The Second Mother (Que Horas Ela Volta?)

You will fall in love with The Second Mother, a charming honest and hilarious Brazilian drama. Regina Casé – from the award winning film Me You Them (2000), is a hoot as a gruff lovable nanny working for a wealthy middle upper class family. 

When her estranged teenaged daughter comes to stay with her at the home of her employer where she works to search for an apartment in the city of São Paulo while studying for the entrance exam to a prestigious school, a tense social drama begins to unfold, exposing the social divide between generations with comic results.

The Second Mother accurately reflects our current social media obsessed society with a keen observant eye that allows us to see the absurd humor in our unconscious behavior. The film is a scaled down modern version of Downton Abbey, showing us the vast psychological disparity between the servant class and the household’s wealthy family.

While revealing conflicting class values, filmmaker Anna Muylaert gives us a sensitive truthful story of a mother who must come to terms with her guilt and angry teenage daughter who she hasn’t seen in ten years while working far away from her family.

Regina Casé’s performance as Val the nanny is so convincing and charming that she dominates the screen with her large spontaneous personality and exuberant energy. She clearly enjoys her work and loves the family she works for, but she knows her place and has no illusions about her station in life as a servant.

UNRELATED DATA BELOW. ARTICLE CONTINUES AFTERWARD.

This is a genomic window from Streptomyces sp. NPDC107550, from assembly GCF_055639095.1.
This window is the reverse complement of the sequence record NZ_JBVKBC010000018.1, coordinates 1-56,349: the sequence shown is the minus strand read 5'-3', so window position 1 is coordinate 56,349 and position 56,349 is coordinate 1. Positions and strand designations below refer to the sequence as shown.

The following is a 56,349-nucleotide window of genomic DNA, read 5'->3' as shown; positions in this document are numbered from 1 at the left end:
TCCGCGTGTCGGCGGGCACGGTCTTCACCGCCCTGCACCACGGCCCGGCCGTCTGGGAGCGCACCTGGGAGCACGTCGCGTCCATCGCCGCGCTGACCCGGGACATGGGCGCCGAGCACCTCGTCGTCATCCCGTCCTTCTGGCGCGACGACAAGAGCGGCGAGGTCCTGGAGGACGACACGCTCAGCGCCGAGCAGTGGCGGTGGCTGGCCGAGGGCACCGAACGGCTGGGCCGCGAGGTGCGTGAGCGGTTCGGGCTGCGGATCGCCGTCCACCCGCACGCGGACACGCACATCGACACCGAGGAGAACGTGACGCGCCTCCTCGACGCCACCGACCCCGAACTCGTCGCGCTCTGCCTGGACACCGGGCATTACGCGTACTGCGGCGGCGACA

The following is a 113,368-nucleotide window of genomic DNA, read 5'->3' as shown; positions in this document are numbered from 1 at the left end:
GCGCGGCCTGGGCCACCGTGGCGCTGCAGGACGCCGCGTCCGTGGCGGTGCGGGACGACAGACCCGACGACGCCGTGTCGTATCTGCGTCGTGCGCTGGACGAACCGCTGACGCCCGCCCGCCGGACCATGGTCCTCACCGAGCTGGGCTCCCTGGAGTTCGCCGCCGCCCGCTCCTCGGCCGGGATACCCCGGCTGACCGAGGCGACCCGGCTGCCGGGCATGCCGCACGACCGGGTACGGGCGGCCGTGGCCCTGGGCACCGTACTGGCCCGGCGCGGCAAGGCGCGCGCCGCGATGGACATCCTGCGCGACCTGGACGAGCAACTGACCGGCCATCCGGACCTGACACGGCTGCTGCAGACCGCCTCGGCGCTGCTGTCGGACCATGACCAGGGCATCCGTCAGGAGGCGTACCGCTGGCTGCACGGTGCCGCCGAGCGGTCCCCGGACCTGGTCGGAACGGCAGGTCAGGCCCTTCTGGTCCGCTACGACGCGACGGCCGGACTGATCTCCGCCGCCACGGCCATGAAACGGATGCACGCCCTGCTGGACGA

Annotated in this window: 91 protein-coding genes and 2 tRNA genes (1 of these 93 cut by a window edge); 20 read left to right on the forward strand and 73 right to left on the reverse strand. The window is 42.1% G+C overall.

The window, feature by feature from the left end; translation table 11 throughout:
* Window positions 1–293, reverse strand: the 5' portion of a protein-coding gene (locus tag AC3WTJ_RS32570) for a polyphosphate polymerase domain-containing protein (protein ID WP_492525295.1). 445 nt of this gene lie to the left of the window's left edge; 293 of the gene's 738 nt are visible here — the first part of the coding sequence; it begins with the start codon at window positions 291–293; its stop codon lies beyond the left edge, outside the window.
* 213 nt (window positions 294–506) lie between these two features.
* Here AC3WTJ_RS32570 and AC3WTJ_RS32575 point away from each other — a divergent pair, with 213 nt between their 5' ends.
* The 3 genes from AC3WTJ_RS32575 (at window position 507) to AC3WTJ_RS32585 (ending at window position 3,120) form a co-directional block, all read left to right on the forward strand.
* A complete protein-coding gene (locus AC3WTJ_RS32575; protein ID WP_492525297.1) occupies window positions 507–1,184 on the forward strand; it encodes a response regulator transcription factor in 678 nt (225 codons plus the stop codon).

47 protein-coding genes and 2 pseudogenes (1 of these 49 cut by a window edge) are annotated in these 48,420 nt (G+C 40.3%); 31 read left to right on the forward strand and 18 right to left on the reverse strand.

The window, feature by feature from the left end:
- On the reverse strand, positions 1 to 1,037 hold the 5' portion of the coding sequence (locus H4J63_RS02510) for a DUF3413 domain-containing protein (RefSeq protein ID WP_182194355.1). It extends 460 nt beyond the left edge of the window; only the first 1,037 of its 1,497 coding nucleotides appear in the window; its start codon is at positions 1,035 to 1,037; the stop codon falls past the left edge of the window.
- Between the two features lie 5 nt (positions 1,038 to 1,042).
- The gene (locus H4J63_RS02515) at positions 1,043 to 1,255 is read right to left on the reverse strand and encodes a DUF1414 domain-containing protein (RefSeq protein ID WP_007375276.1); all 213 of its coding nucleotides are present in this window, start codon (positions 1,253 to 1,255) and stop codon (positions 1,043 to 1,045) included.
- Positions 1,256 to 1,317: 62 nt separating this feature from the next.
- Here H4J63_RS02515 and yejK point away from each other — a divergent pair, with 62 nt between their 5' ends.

She knows her limits but that’s not to say she doesn’t enjoy being around the things she can never have. To Val this is just the natural way of life and she just feels lucky to be trusted enough to be a part of the lives of such grand wealthy people.

When Val’s daughter Jéssica arrives for a short stay, her employers are more than happy to accommodate her seeing how happy it will make Val. But Val’s world is quickly turned upside down when it becomes shockingly clear that Jéssica has no such illusions about life that her mother was born with. 

Jéssica has much bigger ambitions than her mother and her attitude is that if she studies hard she will have the same opportunities in life as anyone. She thinks it perfectly normal to be treated as an equal guest in the house regardless of her mother’s employment as a house maid.

It’s fascinating and entertaining to observe the tense conflicts between mother and daughter as well as how the wealthy employer, who wants to seem gracious but also preserve the status quo, suddenly feeling threatened by the less fortunate but more determined and expressive lower class guest.

This movie is well worth seeing for its amusing social commentary and its wonderful ensemble performances which won the World Cinema Dramatic Special Jury Award for Acting for its two lead actors at the 2015 Sundance Film Festival. The film also won the Panorama Audience Award at the Berlin International Film Festival. 

Brazilian cinema has steadily been gaining world attention with such powerful, insightful and artful contemporary films as The Year My Parents Went on Vacation (2008), Neighboring Sounds (2012) and Brazilian Western (2013).


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